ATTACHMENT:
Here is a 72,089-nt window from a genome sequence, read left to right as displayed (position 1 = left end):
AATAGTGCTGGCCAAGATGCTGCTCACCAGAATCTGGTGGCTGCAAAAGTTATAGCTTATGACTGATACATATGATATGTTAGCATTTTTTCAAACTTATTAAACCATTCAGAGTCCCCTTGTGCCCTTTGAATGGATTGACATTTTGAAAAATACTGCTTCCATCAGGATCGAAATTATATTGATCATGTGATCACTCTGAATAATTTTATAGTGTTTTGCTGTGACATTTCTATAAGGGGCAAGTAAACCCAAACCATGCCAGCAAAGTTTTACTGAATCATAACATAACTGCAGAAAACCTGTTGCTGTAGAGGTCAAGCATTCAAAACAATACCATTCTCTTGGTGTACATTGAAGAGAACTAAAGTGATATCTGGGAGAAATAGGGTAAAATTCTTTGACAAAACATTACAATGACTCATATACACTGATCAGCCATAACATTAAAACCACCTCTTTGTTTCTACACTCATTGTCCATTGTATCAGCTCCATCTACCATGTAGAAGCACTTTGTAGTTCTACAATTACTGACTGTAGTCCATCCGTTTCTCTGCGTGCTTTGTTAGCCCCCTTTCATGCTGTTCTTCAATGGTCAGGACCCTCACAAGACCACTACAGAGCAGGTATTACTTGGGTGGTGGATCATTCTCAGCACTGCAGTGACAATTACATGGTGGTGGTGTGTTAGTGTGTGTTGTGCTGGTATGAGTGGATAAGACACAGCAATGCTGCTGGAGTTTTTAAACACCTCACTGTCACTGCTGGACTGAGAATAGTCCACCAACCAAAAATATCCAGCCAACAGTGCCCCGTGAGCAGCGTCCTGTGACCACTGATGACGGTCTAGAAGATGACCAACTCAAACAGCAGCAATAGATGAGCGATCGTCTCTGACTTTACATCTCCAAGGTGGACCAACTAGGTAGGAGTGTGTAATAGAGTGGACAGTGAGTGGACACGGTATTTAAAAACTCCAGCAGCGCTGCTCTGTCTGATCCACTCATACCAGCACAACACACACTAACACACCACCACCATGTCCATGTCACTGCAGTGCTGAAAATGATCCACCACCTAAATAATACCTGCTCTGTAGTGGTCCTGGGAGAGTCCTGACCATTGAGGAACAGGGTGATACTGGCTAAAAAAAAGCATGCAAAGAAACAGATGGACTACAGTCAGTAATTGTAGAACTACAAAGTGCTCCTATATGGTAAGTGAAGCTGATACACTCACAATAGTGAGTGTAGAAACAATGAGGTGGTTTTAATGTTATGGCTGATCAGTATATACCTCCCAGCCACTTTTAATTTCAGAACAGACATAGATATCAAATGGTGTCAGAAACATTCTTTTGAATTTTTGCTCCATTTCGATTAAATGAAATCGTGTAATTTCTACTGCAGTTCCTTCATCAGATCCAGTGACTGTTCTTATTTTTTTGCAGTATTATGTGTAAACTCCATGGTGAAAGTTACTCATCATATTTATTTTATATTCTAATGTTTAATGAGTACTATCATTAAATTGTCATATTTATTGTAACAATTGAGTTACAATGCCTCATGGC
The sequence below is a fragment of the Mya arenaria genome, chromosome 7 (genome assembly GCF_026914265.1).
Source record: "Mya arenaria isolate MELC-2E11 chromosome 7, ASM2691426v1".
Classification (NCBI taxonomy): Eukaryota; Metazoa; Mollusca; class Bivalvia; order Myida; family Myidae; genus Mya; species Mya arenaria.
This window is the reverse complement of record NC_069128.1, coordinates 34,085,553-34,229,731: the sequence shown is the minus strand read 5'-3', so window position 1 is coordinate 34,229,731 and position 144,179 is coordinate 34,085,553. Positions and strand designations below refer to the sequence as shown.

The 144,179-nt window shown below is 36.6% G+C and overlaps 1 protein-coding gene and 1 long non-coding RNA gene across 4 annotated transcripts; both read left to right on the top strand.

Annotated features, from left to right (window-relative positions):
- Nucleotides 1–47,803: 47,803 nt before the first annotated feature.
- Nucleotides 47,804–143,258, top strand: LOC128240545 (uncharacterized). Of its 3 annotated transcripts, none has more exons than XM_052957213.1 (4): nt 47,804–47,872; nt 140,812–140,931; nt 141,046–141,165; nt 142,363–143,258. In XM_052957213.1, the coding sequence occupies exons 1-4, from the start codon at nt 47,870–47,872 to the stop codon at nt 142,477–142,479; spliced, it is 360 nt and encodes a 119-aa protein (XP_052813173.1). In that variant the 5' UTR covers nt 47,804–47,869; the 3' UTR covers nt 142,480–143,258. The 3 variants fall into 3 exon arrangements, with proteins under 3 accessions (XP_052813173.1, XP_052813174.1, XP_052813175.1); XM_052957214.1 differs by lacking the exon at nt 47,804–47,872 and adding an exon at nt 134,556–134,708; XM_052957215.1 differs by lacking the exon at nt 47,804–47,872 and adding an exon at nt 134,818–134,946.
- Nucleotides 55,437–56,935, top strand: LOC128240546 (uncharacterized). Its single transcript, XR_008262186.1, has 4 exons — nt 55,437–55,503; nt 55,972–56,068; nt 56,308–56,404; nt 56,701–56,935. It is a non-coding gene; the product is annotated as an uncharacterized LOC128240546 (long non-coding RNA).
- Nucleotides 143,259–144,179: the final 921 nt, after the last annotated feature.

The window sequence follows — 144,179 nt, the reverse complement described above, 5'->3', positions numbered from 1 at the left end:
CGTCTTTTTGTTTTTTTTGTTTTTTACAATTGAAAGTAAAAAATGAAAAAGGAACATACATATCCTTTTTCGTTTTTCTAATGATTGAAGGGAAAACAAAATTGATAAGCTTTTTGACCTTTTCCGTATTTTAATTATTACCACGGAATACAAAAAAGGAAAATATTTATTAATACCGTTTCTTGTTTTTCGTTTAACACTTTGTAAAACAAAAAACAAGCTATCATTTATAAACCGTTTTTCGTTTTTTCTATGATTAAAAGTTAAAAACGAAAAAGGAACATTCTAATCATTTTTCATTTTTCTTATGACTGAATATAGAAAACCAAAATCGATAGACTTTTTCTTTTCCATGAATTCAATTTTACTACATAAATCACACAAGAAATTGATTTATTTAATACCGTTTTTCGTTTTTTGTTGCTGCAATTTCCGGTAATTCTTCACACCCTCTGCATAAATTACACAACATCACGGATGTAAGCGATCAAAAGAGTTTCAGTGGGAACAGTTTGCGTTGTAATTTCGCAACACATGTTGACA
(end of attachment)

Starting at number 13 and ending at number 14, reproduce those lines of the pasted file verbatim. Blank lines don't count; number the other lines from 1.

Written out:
The window sequence follows — 144,179 nt, the reverse complement described above, 5'->3', positions numbered from 1 at the left end:
CGTCTTTTTGTTTTTTTTGTTTTTTACAATTGAAAGTAAAAAATGAAAAAGGAACATACATATCCTTTTTCGTTTTTCTAATGATTGAAGGGAAAACAAAATTGATAAGCTTTTTGACCTTTTCCGTATTTTAATTATTACCACGGAATACAAAAAAGGAAAATATTTATTAATACCGTTTCTTGTTTTTCGTTTAACACTTTGTAAAACAAAAAACAAGCTATCATTTATAAACCGTTTTTCGTTTTTTCTATGATTAAAAGTTAAAAACGAAAAAGGAACATTCTAATCATTTTTCATTTTTCTTATGACTGAATATAGAAAACCAAAATCGATAGACTTTTTCTTTTCCATGAATTCAATTTTACTACATAAATCACACAAGAAATTGATTTATTTAATACCGTTTTTCGTTTTTTGTTGCTGCAATTTCCGGTAATTCTTCACACCCTCTGCATAAATTACACAACATCACGGATGTAAGCGATCAAAAGAGTTTCAGTGGGAACAGTTTGCGTTGTAATTTCGCAACACATGTTGACA